But now they are leaving back to the States, to join his ex wife and other daughter who is married there. Saha his eldest daughter and Fadi his only son are saying goodbye tonight. Although Saha, a pro Saddamist surprised me, she wants to try get a non immigrant visa to the States to join the others. She’d always teased her father who has dreamed of living there all his life but now she is trying when we go the Amman tomorrow. She has been crying a lot over the last few days, the empty house seemed full of life with Rita and her child. Saha always carries a deep sorrowfulness in her eyes, she really doesn’t want to leave her home, but with all that is happening here she seems to have changed her mind. She also knows that her sick mother will never come back. Conflicted isn’t the word for Saha, she looked at me saying, “yes.. I’m going to give it a go,” then looked back to the wonderful Iraqi food she is cooking and looks up sheepishly, “but you know, Rita has been there 5 years now and she doesn’t like it.”

Anyhow it is too dangerous for me to travel on the road so I’m flying with my friend Marla, the American aid worker who looks after families bereaved by the Americans. We are going to meet Samir and his daughters in Hashem’s Hummus Bar in downtown Amman, and I can’t wait. Simply the best hummus outside of Abu Shukri’s in the old city of Jerusalem, where I used to breakfast daily when I made a film there. We will float in the Dead Sea, try get Saha a visa for America and finally say goodbye to Rita, Lulu, and possible Saha.

Oh, how is poor Samir going to feel. He is waiting for his papers, not getting any younger, desperate to taste the American dream, discover success or as he says ‘simply die in peace.’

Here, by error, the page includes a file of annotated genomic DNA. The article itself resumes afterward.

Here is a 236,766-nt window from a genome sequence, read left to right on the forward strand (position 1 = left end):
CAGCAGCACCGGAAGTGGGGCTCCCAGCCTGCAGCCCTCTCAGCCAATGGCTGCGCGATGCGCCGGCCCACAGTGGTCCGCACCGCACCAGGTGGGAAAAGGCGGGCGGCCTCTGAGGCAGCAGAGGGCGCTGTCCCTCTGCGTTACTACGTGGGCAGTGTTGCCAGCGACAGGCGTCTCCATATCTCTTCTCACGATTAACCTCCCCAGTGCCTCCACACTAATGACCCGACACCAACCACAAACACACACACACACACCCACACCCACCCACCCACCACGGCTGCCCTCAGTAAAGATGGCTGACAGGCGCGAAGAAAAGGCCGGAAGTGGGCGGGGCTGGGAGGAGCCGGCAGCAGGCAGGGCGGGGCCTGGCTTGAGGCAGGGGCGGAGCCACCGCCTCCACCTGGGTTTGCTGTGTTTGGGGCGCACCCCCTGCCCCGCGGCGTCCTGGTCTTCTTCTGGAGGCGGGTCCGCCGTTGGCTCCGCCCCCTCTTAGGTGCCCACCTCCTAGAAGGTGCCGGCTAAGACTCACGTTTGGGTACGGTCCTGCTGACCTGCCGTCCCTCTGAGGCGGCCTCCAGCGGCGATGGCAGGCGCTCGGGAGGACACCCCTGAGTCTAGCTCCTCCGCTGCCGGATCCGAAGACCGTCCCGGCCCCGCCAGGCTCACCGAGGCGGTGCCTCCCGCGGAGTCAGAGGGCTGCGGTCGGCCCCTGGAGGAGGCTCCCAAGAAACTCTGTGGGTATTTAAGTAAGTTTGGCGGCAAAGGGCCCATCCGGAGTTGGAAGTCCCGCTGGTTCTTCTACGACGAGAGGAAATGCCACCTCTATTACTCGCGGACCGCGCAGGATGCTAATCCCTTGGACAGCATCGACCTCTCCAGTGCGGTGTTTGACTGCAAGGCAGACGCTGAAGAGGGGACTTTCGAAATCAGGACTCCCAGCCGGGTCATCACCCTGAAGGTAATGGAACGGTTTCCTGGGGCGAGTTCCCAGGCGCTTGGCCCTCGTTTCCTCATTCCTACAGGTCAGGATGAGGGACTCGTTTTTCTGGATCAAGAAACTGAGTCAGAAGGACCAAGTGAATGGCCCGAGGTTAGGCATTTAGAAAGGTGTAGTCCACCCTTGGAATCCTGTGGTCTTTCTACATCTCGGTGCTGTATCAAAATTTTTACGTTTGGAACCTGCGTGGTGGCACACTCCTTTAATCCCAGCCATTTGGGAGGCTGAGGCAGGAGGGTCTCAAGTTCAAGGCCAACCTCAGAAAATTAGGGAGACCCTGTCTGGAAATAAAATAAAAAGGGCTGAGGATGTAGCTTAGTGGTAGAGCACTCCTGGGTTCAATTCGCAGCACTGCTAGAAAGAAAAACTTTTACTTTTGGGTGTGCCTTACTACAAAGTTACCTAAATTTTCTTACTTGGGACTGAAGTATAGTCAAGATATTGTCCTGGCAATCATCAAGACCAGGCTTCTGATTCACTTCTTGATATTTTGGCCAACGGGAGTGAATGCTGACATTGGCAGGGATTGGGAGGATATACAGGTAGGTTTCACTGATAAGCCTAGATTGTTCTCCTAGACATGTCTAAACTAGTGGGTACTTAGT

I have been here in the Al Dulamie hotel for 3 days, I’d avoided haggling over the price, then the boss, Abu Noor showed his face round the corner of my door. “Mr Sean about your stay..” It was time to haggle. I’m usually good at haggling but Abu Noor is better, a real expert, or at least someone I always fail to outbid. He is a rotund gentle man. He was happy to see Saddam in the dock, Saddam killed his younger brother. He doesn’t agree with the death penalty but in Saddam’s case he said the people need to see justice. In an angry moment he tells me that Saddam should be put in a cage in the zoo, paraded for the people, and left to die there. Abu Noor runs a cheaper end, family run hotel next to a 4 star flash place over the road. Around us are about 5 hotels, (well 4 since one was bombed a few weeks ago by a suicide bomber who also killed the 13 year old cigarette seller in the street.) All the hotels here supposedly profit from what looks like good security, guns, concrete walls, checkpoints, etc.. none of this means anything of course until it is put to the test. Can anyone stop a suicide bomber I ask one of the many private security companies working here? No, they answer. Are we safe against a rocket propelled missile attack I ask? No they answer, if they want to send an RPG over here they can. They got the Palestine Hotel a few months back by firing a mortar off the back of a donkey and cart. The first mortar hit the hotel, the second would have certainly killed people except that the donkey shat itself and ran away, dragging the mortar’s with it. The joke for months after was that ‘the donkey saved our lives’.